The risk of bad faith litigation continues to increase for insurance companies following a Florida court’s determination that an insurer’s confirmed liability for coverage and the scope of damages – but not breach of contract – is the only thing besides notice needed to proceed in suit.

The Fourth District Court of Appeal resolved a discrepancy between two conflicting 2012 decisions that addressed whether a breach of contract determination was required prior to filing for bad faith. The court held that, besides a statutory notice requirement, only the determination of the existence of liability, including the extent of the policyholder’s damages, is a condition precedent to a bad faith cause of action. As noted in the court’s concurring opinion, the ruling opens the door for bad faith litigation any time liability above the insurer’s initial determination on coverage is either agreed to or determined.

In Cammarata v. State Farm Florida Ins. Co., homeowners made a claim for Hurricane Wilma damage. At appraisal, it was determined that payment was owed. The carrier subsequently paid the award, which was lower than the homeowners’ estimate but higher than its own, less the deductible. The homeowners then filed suit for bad faith.

The lower court granted summary judgment to the insurer, finding the bad faith action could not proceed without a breach of contract determination. On appeal, the carrier relied upon a previous Fourth District Court of Appeal opinion in which the court affirmed dismissal of a bad faith action as prematurely filed without a breach of contract determination. The homeowners asserted that a later opinion from the court – finding that an appraisal award in favor of the policyholder, but dismissal of a breach of contract action against the carrier, did not preclude a bad faith cause of action – should be the basis for the court to find in their favor.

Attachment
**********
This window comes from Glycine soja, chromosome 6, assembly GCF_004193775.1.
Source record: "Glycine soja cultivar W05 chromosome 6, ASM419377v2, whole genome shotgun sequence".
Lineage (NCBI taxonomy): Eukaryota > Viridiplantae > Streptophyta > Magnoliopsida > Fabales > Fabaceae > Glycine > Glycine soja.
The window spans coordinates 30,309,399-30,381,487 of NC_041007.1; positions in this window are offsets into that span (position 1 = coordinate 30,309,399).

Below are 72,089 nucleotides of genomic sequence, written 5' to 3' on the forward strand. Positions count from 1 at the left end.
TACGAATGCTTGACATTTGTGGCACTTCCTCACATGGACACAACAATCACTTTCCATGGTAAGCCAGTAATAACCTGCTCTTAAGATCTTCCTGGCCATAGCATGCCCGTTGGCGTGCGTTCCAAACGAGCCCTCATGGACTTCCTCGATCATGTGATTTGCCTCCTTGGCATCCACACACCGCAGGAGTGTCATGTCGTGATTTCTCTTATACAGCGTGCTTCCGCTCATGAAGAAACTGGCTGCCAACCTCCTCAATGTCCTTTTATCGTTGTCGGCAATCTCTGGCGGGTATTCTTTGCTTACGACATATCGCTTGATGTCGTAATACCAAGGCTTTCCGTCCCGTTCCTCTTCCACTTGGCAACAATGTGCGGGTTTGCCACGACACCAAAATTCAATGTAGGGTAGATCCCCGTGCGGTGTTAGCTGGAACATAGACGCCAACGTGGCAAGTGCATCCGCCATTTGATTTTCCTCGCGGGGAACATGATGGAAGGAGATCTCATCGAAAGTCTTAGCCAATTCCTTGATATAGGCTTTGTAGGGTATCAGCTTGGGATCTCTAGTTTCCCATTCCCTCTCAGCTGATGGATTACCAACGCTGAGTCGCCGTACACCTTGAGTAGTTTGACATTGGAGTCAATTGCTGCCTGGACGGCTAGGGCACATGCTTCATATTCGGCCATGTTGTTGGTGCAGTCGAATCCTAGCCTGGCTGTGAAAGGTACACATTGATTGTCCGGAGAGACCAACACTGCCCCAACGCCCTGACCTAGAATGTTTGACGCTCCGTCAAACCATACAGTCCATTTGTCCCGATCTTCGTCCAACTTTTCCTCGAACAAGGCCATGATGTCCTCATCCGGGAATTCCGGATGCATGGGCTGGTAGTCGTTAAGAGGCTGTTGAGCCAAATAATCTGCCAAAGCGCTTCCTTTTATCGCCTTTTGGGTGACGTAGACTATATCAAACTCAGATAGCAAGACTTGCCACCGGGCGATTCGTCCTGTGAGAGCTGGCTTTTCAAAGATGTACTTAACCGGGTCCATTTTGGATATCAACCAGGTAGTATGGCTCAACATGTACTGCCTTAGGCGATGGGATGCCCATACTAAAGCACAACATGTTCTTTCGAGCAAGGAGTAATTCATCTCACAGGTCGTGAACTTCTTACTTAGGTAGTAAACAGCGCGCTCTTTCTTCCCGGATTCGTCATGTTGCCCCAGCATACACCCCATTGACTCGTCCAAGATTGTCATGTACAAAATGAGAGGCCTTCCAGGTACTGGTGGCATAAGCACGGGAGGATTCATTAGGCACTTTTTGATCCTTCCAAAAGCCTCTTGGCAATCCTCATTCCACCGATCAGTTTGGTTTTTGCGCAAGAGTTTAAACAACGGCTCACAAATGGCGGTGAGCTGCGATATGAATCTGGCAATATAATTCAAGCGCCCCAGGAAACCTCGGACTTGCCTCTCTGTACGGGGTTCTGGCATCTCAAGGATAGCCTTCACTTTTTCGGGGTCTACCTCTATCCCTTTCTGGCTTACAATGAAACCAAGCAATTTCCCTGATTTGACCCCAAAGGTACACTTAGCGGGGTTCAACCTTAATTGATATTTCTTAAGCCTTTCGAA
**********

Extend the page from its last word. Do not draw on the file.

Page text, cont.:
The Cammarata Court held that when settlement determines the existence of coverage liability and damages, bad faith may proceed. An appraisal award higher than an offer of settlement or estimate of damage by the carrier satisfies the condition precedent as well. The court also mentioned, however, that when there has been no determination regarding the insurer’s liability in any form, a suit for bad faith is not permitted.

Notably, a concurring opinion found that the majority opinion created a “slippery slope” and opened the door for bad faith litigation any time a carrier disputed a claim but then paid the insured just a penny more than the initial offer to settle. He called for the legislature to examine the issue of whether the statute should be amended regarding conditions precedent to bad faith litigation.

Florida courts previously held that bad faith litigation was permissible simply by virtue of an appraisal award in favor of the insured. TheCammarata decision goes even further, holding that even settlement by an insurer after an initial denial will allow bad faith litigation to proceed. These decisions in Florida make for confusing instruction to insurance companies that have good faith grounds to deny claims, discouraging later settlement by the carrier.